Most sports fans need to see the game. Can you imagine a roundup of hockey books? That baseball fans just can't get enough is evidenced by the number and diversity of books written on the subject. This year's crop is particularly rich. Exhibit A: Keith Hernandez and Mike Bryan's Pure Baseball: Pitch by Pitch for the Advanced Fan (HarperCollins). Ah, we said, the advanced fan. We have never seen the game scrutinized with such care and detail. Hernandez, who won 11 Gold Glove awards while playing for the St. Louis Cardinals and New York Mets, provides commentary on two ball games in the 1993 season: a Phillies--Braves matchup and an extra-innings battle between the Tigers and the Yankees.
Getting fit is a long, sweaty process. There are no instant results, no magical machines or diets. Don't let anyone tell you otherwise. And when you finally do whip yourself into shape, it's astonishing how quickly hard-won muscle fiber, given half a chance, reverts to flab.
Karl Benson is a man who has done everything right. He is 39 years old, stands 5'9", weighs 135 pounds and is a devout vegetarian. He never smokes, never drinks and is a believer in sexual abstinence. He is a former marathon runner and a student of Zen Buddhism. According to the actuarial tables, Karl should live until approximately five minutes before forever.
Do you know how many women have been genitally mutilated in Africa? Does it make the front page of any newspaper? Does anybody, any man, even care? No, no. Way too combative and guilt-tripping. Probably a lot of men do care, and just like me, they sit staring into space trying to figure out what to do about it. Go to Africa with an attitude? Then what?
My husband and I are in our 40s and have swapped partners with another couple for four years. He and I tell each other everything that happens. My husband even knows that the woman and I have something on the side. However, her husband doesn't. Recently, she and I got caught when her 22-year-old son came home unexpectedly. She was a wreck because she doesn't want her husband to find out about us. I told her I would talk to her son. The next day he appeared at my front door. We talked for about an hour; he said he wouldn't tell his father about his mother and me. Then he asked if I would sleep with him. I did what he wanted and got really caught up in it. He hasn't told his parents, and I don't want my husband to find out because our rule is that we always discuss what we want to do before we do it. I have been sleeping with this kid three times a month ever since and would like to continue.--L. S., Grand Rapids, Michigan.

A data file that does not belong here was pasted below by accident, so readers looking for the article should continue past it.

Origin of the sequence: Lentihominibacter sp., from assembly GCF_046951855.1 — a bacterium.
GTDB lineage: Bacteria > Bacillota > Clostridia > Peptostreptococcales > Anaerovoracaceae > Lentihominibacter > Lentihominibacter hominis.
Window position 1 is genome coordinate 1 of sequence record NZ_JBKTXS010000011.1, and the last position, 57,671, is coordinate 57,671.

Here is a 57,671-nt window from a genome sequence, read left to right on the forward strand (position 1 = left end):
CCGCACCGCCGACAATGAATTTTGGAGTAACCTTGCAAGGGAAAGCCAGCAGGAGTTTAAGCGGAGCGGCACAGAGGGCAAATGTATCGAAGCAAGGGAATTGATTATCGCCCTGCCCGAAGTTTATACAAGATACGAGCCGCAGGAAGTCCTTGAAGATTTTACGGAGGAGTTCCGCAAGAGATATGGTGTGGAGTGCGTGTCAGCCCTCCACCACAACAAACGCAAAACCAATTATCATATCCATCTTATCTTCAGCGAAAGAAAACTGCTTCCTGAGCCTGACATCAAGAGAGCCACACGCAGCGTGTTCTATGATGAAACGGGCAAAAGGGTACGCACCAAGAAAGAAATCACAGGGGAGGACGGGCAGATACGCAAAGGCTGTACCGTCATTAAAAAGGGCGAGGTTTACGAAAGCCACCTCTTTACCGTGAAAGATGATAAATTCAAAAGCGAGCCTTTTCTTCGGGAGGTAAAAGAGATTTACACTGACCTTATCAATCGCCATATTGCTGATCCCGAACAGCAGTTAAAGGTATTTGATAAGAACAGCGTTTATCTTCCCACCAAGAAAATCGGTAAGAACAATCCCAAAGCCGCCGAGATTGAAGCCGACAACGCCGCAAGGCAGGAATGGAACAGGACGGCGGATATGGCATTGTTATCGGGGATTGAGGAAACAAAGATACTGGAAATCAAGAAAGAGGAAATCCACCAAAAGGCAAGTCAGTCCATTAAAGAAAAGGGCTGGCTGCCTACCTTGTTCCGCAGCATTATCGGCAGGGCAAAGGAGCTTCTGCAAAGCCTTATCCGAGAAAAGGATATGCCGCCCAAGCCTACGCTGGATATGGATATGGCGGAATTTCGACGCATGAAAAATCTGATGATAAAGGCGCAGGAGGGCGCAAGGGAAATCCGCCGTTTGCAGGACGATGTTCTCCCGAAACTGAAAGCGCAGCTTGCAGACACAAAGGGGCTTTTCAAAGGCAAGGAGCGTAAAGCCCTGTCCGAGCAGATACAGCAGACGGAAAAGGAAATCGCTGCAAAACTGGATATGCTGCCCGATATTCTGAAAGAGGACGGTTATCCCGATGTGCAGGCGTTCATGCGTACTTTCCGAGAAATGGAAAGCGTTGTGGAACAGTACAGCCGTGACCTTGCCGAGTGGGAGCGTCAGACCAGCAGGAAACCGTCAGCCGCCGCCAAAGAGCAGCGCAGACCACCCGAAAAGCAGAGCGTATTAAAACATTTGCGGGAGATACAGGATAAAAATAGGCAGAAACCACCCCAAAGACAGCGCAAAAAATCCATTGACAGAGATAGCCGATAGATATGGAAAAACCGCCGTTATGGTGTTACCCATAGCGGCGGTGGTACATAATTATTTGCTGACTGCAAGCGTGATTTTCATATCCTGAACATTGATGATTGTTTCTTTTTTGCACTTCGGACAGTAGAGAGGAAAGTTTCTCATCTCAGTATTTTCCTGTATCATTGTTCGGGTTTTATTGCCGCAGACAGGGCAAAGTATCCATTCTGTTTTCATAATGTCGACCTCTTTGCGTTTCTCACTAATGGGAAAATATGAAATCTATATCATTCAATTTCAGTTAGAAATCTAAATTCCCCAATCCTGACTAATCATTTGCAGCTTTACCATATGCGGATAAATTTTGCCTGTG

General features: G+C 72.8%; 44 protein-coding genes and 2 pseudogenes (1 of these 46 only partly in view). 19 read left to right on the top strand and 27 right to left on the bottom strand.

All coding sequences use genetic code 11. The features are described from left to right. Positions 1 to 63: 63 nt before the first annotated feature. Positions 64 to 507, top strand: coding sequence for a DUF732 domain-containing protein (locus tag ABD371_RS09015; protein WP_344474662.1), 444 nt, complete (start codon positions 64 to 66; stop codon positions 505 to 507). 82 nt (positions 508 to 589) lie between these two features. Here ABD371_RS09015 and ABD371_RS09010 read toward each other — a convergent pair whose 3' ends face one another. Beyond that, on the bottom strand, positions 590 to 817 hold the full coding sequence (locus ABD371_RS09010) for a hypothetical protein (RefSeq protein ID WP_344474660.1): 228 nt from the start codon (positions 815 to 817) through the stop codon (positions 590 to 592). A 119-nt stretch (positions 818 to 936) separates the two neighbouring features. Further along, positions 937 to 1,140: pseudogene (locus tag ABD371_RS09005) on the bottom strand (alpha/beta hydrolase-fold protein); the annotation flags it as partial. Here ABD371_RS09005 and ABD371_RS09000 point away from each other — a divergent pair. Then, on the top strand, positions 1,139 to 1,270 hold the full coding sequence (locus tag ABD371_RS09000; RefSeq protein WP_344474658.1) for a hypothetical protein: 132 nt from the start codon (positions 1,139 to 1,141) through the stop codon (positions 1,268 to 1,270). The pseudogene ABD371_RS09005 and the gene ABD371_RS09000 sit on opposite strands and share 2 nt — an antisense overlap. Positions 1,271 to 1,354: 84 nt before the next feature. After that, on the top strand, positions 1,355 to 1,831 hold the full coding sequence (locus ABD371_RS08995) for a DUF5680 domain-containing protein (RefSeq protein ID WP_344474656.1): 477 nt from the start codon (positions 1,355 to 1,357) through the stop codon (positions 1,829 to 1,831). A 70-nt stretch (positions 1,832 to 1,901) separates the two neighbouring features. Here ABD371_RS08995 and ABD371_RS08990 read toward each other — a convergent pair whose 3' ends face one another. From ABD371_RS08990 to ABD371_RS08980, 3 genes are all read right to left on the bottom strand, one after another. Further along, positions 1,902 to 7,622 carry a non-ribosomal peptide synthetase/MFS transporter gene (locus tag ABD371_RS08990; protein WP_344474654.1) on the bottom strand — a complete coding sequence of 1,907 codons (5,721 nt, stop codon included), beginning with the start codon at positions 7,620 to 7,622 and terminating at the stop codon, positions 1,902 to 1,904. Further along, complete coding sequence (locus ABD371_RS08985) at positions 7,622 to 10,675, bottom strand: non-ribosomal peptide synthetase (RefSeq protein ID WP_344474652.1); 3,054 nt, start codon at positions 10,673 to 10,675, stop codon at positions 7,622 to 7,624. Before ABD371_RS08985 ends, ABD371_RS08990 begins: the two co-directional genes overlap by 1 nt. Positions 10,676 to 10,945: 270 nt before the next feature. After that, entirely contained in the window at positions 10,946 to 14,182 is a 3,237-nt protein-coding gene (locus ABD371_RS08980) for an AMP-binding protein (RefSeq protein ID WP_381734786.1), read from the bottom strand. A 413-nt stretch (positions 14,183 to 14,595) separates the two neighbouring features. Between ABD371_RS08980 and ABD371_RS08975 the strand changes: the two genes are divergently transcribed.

"There is no doubt by now that more guns mean more violence. Either we stop it now, or this insane domestic arms race will continue. Knives don't ricochet, people are seldom killed while cleaning their knives and you have to catch someone before you can stab him. It will be a better world, and guys, I promise, Lorena Bobbitt is a real fluke." --Molly Ivins, Columnist
"I will put focus in terms of sex, so you can better understand it. Focus is like sex. You seek a target. You zero in on your subject. You move from side to side. You close in on the subject. You bracket the subject and center on it. Focus connects experience and language. You and the subject become one."
Denis Leary first captivated us with his one-man show, "No Cure for Cancer," a high-decibel diatribe on tobacco, meat and masculinity. Leary minced neither words nor music. The show's leadoff song was titled "Asshole." And through it all, he puffed butts and swigged from longnecks. "The New York Times" pronounced his efforts "terribly, angrily funny. "After its stage run, "No Cure for Cancer" appeared as a Showtime special and was issued as a CD and as a book.
Playboy expands your purchasing power by providing a list of retailers and manufacturers you can cantact for information on where to find this month's merchandise. To buy the apparel and equipment shown on pages 26, 28, 108-111 and 163, check the listings below to find the stores nearest you.
Once again, let us pay tribute to Charles Dillon Stengel, the legendary figure behind the Casey Awards, who said, "If we're going to win the pennant, we've got to stop thinking we're as good as we think we are."